Dorothy Day, founder of The Catholic Worker, publication, and service program to the poor and spiritually bereft, began The Catholic Worker movement during the Depression, when people without jobs, hungry, lined up on the streets of New York City. Day had had a religious conversion, and she carried in her lifetime an almost Victorian sensibility that protected the ordinary human begin she had been – and continued to be – when she became a public figure.
As a 6 year old girl growing up in Oakland, Day witnessed the movement of people from San Francisco to Oakland in the days after the 1906 earthquake. What she observed then stayed with her as she grew into a bohemian adulthood: “people helped each other.” Day never lost that simple and profound way of looking at the possibilities people held within themselves. “People helped each other.”
We who live in community need to help one another. And what human being does not live in community? Community is a need we all have. When we don’t have community, we are lonely, or isolated, or both. When we don’t have community, we may have fears – who will accept me? who can I turn to? who can I talk to? It is difficult to reach out of one’s loneliness and isolation, it is difficult to reach out, but it is necessary for the growth of our own humanity.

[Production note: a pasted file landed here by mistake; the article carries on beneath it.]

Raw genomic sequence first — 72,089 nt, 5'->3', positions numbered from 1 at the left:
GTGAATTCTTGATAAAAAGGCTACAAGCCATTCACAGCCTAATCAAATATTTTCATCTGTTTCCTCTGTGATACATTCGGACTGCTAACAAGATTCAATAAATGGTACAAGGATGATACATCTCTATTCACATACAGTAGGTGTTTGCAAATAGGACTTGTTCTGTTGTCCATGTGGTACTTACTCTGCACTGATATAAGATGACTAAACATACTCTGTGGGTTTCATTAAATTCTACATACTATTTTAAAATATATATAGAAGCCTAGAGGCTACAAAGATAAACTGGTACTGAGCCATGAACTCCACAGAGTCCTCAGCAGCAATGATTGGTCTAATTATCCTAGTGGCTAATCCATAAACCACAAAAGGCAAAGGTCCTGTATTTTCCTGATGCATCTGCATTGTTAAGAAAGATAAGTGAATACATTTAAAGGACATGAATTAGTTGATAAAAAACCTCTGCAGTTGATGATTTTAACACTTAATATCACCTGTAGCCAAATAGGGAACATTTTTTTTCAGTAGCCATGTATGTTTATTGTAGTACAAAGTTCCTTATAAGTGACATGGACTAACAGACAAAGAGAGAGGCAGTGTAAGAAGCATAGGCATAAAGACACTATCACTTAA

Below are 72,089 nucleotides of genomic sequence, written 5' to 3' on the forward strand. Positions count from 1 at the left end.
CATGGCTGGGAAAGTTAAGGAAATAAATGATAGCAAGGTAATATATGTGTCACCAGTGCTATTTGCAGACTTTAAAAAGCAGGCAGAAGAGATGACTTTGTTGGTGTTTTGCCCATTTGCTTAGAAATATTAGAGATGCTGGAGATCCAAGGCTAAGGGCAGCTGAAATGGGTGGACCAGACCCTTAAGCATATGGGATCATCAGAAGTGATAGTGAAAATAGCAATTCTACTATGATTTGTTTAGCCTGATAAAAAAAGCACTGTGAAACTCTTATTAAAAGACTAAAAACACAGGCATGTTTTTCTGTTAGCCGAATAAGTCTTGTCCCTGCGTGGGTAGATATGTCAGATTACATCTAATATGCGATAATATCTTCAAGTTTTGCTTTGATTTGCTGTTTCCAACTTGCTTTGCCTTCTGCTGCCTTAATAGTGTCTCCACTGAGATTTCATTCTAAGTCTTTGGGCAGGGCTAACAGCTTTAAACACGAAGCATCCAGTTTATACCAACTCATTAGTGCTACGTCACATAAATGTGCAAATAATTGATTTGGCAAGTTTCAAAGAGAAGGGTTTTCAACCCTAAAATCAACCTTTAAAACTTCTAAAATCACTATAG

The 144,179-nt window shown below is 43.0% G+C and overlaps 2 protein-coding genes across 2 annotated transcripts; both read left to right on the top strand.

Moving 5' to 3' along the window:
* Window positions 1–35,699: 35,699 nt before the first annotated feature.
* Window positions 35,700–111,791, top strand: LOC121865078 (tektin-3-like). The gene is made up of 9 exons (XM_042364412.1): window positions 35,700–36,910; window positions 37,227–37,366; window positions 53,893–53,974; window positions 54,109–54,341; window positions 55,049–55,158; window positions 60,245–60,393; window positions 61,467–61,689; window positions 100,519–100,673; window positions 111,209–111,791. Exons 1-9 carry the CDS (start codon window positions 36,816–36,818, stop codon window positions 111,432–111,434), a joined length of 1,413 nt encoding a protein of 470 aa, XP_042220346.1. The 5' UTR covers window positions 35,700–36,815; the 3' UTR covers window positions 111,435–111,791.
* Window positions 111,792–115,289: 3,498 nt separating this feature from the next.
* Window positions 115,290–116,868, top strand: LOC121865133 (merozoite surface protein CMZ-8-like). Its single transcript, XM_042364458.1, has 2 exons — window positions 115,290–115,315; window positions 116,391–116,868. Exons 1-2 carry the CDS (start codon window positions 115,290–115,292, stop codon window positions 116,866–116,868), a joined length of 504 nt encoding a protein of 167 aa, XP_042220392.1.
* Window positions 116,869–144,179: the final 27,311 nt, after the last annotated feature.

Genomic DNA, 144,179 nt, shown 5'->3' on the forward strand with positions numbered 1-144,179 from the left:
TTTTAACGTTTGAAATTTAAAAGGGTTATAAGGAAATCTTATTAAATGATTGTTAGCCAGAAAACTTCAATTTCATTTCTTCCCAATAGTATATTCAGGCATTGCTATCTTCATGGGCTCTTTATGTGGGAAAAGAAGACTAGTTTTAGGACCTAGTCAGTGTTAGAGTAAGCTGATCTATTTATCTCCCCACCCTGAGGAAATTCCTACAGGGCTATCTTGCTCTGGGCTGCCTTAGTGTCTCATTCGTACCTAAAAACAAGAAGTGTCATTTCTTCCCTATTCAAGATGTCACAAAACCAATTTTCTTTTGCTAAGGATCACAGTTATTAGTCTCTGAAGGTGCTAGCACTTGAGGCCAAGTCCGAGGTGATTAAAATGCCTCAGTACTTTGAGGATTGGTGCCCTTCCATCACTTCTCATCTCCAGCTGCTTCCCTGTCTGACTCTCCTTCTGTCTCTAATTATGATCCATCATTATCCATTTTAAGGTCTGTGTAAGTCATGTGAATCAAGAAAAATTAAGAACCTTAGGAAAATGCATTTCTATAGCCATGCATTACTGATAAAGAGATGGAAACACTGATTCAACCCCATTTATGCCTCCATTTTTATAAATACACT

As we all know, sometimes loneliness and isolation themselves are the only things that motivate us to reach toward community.
“People helped each other.” That is probably the one single, simple thing we need to do, we human beings that are given to one another in community. When people are hungry, we are hungry, for the hungry ones are part of our community. When people are restless, we are restless, because that restlessness resonates in us all.
It’s hard to understand why it is threatening to listen to the poor, to speak to the poor, to touch the poor, to notice the poor. But it is. Dorothy Day knew that – in her lifetime, she never lost the reputation of being radical – but she continued to believe and to live out of the value she held: “People helped each other.”
I still believe that we are here to help one another. Sometimes, that alone seems to be the motivation for our lives on this planet, in our communities, in our own community. If there is to be peace, then it needs to begin with our helping one another, feeding one another, touching one another, reaching out – to and for – one another.
“Peace begins when the hungry are fed.”